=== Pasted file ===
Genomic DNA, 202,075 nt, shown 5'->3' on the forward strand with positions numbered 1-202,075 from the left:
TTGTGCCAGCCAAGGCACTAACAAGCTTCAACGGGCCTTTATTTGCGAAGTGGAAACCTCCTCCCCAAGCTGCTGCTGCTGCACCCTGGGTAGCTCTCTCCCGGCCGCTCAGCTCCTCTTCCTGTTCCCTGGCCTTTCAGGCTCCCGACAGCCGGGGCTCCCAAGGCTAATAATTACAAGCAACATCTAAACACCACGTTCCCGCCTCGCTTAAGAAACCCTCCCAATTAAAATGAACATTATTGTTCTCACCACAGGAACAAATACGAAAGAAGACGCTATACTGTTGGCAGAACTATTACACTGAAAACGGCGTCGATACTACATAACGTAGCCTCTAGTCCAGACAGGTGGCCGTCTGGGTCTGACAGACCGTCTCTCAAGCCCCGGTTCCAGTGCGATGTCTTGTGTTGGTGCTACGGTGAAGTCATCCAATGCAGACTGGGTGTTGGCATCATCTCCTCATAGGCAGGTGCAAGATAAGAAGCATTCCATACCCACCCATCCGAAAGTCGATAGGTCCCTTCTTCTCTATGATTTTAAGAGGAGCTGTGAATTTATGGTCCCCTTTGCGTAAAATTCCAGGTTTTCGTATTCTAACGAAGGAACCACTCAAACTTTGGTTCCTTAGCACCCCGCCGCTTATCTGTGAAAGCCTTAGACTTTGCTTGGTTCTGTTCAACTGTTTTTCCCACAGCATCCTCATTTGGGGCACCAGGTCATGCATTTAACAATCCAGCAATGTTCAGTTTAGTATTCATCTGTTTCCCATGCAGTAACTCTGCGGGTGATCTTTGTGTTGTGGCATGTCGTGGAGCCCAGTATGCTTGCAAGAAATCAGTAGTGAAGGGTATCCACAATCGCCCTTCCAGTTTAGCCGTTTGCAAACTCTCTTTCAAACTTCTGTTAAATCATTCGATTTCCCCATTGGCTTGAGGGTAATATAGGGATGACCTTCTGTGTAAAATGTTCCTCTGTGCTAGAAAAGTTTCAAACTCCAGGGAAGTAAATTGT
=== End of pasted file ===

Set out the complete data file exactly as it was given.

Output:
Genomic DNA, 202,075 nt, shown 5'->3' on the forward strand with positions numbered 1-202,075 from the left:
TTGTGCCAGCCAAGGCACTAACAAGCTTCAACGGGCCTTTATTTGCGAAGTGGAAACCTCCTCCCCAAGCTGCTGCTGCTGCACCCTGGGTAGCTCTCTCCCGGCCGCTCAGCTCCTCTTCCTGTTCCCTGGCCTTTCAGGCTCCCGACAGCCGGGGCTCCCAAGGCTAATAATTACAAGCAACATCTAAACACCACGTTCCCGCCTCGCTTAAGAAACCCTCCCAATTAAAATGAACATTATTGTTCTCACCACAGGAACAAATACGAAAGAAGACGCTATACTGTTGGCAGAACTATTACACTGAAAACGGCGTCGATACTACATAACGTAGCCTCTAGTCCAGACAGGTGGCCGTCTGGGTCTGACAGACCGTCTCTCAAGCCCCGGTTCCAGTGCGATGTCTTGTGTTGGTGCTACGGTGAAGTCATCCAATGCAGACTGGGTGTTGGCATCATCTCCTCATAGGCAGGTGCAAGATAAGAAGCATTCCATACCCACCCATCCGAAAGTCGATAGGTCCCTTCTTCTCTATGATTTTAAGAGGAGCTGTGAATTTATGGTCCCCTTTGCGTAAAATTCCAGGTTTTCGTATTCTAACGAAGGAACCACTCAAACTTTGGTTCCTTAGCACCCCGCCGCTTATCTGTGAAAGCCTTAGACTTTGCTTGGTTCTGTTCAACTGTTTTTCCCACAGCATCCTCATTTGGGGCACCAGGTCATGCATTTAACAATCCAGCAATGTTCAGTTTAGTATTCATCTGTTTCCCATGCAGTAACTCTGCGGGTGATCTTTGTGTTGTGGCATGTCGTGGAGCCCAGTATGCTTGCAAGAAATCAGTAGTGAAGGGTATCCACAATCGCCCTTCCAGTTTAGCCGTTTGCAAACTCTCTTTCAAACTTCTGTTAAATCATTCGATTTCCCCATTGGCTTGAGGGTAATATAGGGATGACCTTCTGTGTAAAATGTTCCTCTGTGCTAGAAAAGTTTCAAACTCCAGGGAAGTAAATTGT